Phillip Reid's picture

Real name: 

Primary Discipline

Primary Discipline: 

  • Old HierarchyHistory

Further Specification: 

maritime, history of technology
Secondary Discipline

Secondary Discipline: 

  • Old HierarchyInterdisciplinary

Further Specification: 

material culture


My interests generally converge around the sea, though recently they have expanded to include the history of technology (especially technology and culture) more generally. All my graduate work has been in maritime history and archaeology, though I am also qualified in Atlantic World history. Side interests have been a lifelong exploration of all aspects of the Second World War, and the Nixon presidency. Outside of academic work, I have professional training and experience in recreational scuba diving, sailing, piloting and navigation.

Current research areas: 

technological choice in the early modern world, especially in British Atlantic merchant ship technology, 16000--1800

Recent scholarly activity: 

Second monograph in production at Boydell & Brewer as of August 2022. Three forthcoming articles in the International Journal of Maritime History, Mariner's Mirror, and Itinerario. Article based on an 1805--06 Atlantic merchant voyage in progress.

Recent publications: 

A Boston Schooner in the Royal Navy, 1768—1772: Commerce and Conflict in Maritime British America. Suffolk: Boydell & Brewer, forthcoming 2023.
The Merchant Ship in the British Atlantic, 1600—1800: Continuity and Change in a Key Technology. Leiden: Brill, 2020.
Articles and Chapters
“’Shipped a great deal of sea’: Navigating the British Atlantic in the Eighteenth Century.” Itinerario, forthcoming, 2023.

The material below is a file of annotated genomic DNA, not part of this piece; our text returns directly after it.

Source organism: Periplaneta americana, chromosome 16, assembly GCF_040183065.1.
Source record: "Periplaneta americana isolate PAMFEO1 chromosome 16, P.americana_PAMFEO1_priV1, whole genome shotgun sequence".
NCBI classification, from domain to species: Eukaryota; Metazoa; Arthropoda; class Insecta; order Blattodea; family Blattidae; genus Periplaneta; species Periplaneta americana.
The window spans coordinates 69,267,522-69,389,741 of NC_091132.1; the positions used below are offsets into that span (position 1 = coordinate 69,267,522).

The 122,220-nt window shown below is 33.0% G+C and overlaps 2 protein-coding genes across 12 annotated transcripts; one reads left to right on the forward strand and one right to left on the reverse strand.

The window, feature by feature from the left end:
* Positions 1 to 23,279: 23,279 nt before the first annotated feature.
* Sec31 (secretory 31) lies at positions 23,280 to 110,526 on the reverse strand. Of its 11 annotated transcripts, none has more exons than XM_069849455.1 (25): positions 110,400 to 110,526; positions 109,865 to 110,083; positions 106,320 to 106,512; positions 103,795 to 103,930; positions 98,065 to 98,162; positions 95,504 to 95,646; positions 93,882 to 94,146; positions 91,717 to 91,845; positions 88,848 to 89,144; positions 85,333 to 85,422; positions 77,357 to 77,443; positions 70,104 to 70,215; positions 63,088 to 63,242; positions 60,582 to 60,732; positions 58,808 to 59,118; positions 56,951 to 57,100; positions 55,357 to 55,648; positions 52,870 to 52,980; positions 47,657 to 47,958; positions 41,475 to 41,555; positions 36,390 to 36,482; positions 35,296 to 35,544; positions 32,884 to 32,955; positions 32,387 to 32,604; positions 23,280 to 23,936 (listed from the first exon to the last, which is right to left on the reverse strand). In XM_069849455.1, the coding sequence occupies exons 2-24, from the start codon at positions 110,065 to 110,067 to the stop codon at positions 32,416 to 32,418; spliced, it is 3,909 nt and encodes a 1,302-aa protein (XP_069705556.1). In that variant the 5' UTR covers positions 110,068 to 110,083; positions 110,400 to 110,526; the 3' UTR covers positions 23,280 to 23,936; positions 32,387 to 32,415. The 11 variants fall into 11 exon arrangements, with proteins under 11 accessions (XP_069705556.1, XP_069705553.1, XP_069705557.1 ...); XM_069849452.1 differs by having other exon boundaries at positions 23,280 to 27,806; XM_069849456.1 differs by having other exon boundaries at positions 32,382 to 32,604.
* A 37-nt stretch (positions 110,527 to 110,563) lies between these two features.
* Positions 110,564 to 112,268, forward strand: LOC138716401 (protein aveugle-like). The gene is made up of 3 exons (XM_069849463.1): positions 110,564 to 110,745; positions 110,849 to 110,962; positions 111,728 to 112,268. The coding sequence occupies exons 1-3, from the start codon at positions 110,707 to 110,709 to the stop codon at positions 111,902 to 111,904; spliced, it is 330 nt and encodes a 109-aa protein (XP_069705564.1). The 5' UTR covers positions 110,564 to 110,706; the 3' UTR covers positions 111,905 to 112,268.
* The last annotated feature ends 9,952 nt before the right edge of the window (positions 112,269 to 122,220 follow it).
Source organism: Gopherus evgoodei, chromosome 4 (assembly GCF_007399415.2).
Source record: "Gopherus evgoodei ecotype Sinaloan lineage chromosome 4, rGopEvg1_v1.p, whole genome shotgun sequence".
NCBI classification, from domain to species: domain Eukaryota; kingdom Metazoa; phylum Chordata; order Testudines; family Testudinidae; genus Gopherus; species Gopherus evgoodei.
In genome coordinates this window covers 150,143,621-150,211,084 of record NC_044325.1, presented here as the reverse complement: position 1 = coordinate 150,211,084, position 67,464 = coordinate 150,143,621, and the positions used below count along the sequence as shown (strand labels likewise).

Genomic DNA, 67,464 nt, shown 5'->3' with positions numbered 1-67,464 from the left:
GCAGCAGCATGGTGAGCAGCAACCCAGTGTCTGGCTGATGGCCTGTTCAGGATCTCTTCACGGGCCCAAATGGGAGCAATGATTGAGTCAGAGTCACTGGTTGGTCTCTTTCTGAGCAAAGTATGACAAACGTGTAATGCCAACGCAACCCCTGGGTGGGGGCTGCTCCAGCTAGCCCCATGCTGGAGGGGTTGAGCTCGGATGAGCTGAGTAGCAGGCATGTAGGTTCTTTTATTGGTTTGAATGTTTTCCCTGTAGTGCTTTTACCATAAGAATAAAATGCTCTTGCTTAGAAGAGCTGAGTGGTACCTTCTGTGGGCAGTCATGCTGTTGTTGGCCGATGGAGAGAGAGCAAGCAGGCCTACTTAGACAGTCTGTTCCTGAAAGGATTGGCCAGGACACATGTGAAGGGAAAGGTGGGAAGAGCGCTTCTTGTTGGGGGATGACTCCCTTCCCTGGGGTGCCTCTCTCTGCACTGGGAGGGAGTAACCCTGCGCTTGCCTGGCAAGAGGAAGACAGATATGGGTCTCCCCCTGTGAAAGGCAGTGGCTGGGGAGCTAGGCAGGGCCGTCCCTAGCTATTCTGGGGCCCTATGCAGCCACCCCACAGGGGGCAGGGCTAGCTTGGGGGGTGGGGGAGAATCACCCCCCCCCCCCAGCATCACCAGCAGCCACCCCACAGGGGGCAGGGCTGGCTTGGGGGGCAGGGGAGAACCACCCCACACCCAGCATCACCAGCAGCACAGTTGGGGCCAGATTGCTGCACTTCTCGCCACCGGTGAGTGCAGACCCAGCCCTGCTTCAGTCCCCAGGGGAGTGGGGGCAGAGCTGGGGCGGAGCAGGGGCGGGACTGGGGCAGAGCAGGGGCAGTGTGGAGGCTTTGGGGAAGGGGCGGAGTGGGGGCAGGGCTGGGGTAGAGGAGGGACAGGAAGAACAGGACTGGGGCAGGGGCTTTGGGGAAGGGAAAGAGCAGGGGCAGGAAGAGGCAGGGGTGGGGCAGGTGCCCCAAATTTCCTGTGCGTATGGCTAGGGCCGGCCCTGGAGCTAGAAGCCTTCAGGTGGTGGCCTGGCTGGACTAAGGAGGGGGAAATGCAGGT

“Risk, Uncertainty, and the British Atlantic Merchant Ship as a Technology for Profit, 1600—1800.” International Journal of Maritime History, forthcoming 2023.
“Revisiting ‘the Brigantine Problem’: the origins and development of eighteenth-century two-masted square-rigged ship types,” with Nick Burningham, Mariner’s Mirror, forthcoming 2022.
“Conveyance and Commodity: The Ordinary Merchant Ship in the British Atlantic, 1600—1800,” in Victoria Barnett-Woods, ed., Cultural Economies of the Atlantic World: Objects and Capital in the Transatlantic Imagination. London: Routledge, 2020. Winner, 2021 Elizabeth Eisenstein Essay Prize, National Coalition of Independent Scholars
“Notes from a published treatise in an ordinary eighteenth-century shipwright’s journal,” Mariner’s Mirror 104:1 (January 2018), 79—83.
“The Ordinary Merchant Ship in the British Atlantic, 1600—1800: A Call for Further Research,” International Journal of Maritime History 29:4 (November 2017), 911—26.
“Something Ventured: Dangers and Risk Mitigation for the Ordinary British Atlantic Merchant Ship, 1600-1800,” Journal of Transport History 38:2 (December 2017), 196—212.
“The Time Machine? Using Replica Analysis to Understand Merchant Ships and the Development of the British Atlantic, 1600-1800,” The Northern Mariner/Le Marin du Nord 26:3 (July 2016), 299—316.

Forthcoming research: 

I have applied (more than once) for grant funding sufficient to allow a book project, Contrary Coast: A Maritime History of Colonial North Carolina. I would also like to work toward a study of technological choice in the early modern world in general, probably as an edited collection.

Other activities: 

I have recently joined the Carolina Jaguar Club and hope to become more involved.(The cars, not the big cats, though I do love the big cats.)

Contact us

National Coalition of Independent Scholars